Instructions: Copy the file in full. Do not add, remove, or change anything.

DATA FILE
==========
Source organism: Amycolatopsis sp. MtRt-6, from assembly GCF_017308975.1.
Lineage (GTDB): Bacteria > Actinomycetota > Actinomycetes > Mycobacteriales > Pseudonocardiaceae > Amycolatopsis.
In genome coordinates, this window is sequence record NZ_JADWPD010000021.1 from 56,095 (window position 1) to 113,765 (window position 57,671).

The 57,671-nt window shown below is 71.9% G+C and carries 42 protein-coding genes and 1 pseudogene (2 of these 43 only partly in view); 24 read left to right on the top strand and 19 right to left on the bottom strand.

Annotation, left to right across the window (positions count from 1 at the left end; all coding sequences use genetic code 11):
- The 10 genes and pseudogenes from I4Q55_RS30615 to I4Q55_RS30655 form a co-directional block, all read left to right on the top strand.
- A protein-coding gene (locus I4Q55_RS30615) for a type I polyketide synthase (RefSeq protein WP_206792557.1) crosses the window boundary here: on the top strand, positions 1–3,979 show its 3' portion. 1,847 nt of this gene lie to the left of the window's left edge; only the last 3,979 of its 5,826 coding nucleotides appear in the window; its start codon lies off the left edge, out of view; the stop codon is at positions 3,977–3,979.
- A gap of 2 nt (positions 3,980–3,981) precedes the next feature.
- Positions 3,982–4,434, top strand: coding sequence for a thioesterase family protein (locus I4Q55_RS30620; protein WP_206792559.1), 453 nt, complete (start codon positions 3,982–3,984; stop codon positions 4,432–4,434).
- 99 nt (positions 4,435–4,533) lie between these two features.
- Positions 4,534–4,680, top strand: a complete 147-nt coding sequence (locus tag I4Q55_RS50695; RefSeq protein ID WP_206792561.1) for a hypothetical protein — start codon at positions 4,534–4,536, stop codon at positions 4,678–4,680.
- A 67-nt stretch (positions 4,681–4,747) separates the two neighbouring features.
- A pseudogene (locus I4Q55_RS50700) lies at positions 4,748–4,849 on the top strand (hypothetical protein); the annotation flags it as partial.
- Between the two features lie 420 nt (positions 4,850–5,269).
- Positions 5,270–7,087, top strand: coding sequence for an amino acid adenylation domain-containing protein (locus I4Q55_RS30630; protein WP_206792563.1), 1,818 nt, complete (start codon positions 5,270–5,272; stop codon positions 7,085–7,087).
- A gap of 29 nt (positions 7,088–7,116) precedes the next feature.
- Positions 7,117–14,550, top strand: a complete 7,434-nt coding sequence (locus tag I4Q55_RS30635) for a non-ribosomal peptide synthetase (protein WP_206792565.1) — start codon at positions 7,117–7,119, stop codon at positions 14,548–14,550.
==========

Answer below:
Source organism: Amycolatopsis sp. MtRt-6, from assembly GCF_017308975.1.
Lineage (GTDB): Bacteria > Actinomycetota > Actinomycetes > Mycobacteriales > Pseudonocardiaceae > Amycolatopsis.
In genome coordinates, this window is sequence record NZ_JADWPD010000021.1 from 56,095 (window position 1) to 113,765 (window position 57,671).

The 57,671-nt window shown below is 71.9% G+C and carries 42 protein-coding genes and 1 pseudogene (2 of these 43 only partly in view); 24 read left to right on the top strand and 19 right to left on the bottom strand.

Annotation, left to right across the window (positions count from 1 at the left end; all coding sequences use genetic code 11):
- The 10 genes and pseudogenes from I4Q55_RS30615 to I4Q55_RS30655 form a co-directional block, all read left to right on the top strand.
- A protein-coding gene (locus I4Q55_RS30615) for a type I polyketide synthase (RefSeq protein WP_206792557.1) crosses the window boundary here: on the top strand, positions 1–3,979 show its 3' portion. 1,847 nt of this gene lie to the left of the window's left edge; only the last 3,979 of its 5,826 coding nucleotides appear in the window; its start codon lies off the left edge, out of view; the stop codon is at positions 3,977–3,979.
- A gap of 2 nt (positions 3,980–3,981) precedes the next feature.
- Positions 3,982–4,434, top strand: coding sequence for a thioesterase family protein (locus I4Q55_RS30620; protein WP_206792559.1), 453 nt, complete (start codon positions 3,982–3,984; stop codon positions 4,432–4,434).
- 99 nt (positions 4,435–4,533) lie between these two features.
- Positions 4,534–4,680, top strand: a complete 147-nt coding sequence (locus tag I4Q55_RS50695; RefSeq protein ID WP_206792561.1) for a hypothetical protein — start codon at positions 4,534–4,536, stop codon at positions 4,678–4,680.
- A 67-nt stretch (positions 4,681–4,747) separates the two neighbouring features.
- A pseudogene (locus I4Q55_RS50700) lies at positions 4,748–4,849 on the top strand (hypothetical protein); the annotation flags it as partial.
- Between the two features lie 420 nt (positions 4,850–5,269).
- Positions 5,270–7,087, top strand: coding sequence for an amino acid adenylation domain-containing protein (locus I4Q55_RS30630; protein WP_206792563.1), 1,818 nt, complete (start codon positions 5,270–5,272; stop codon positions 7,085–7,087).
- A gap of 29 nt (positions 7,088–7,116) precedes the next feature.
- Positions 7,117–14,550, top strand: a complete 7,434-nt coding sequence (locus tag I4Q55_RS30635) for a non-ribosomal peptide synthetase (protein WP_206792565.1) — start codon at positions 7,117–7,119, stop codon at positions 14,548–14,550.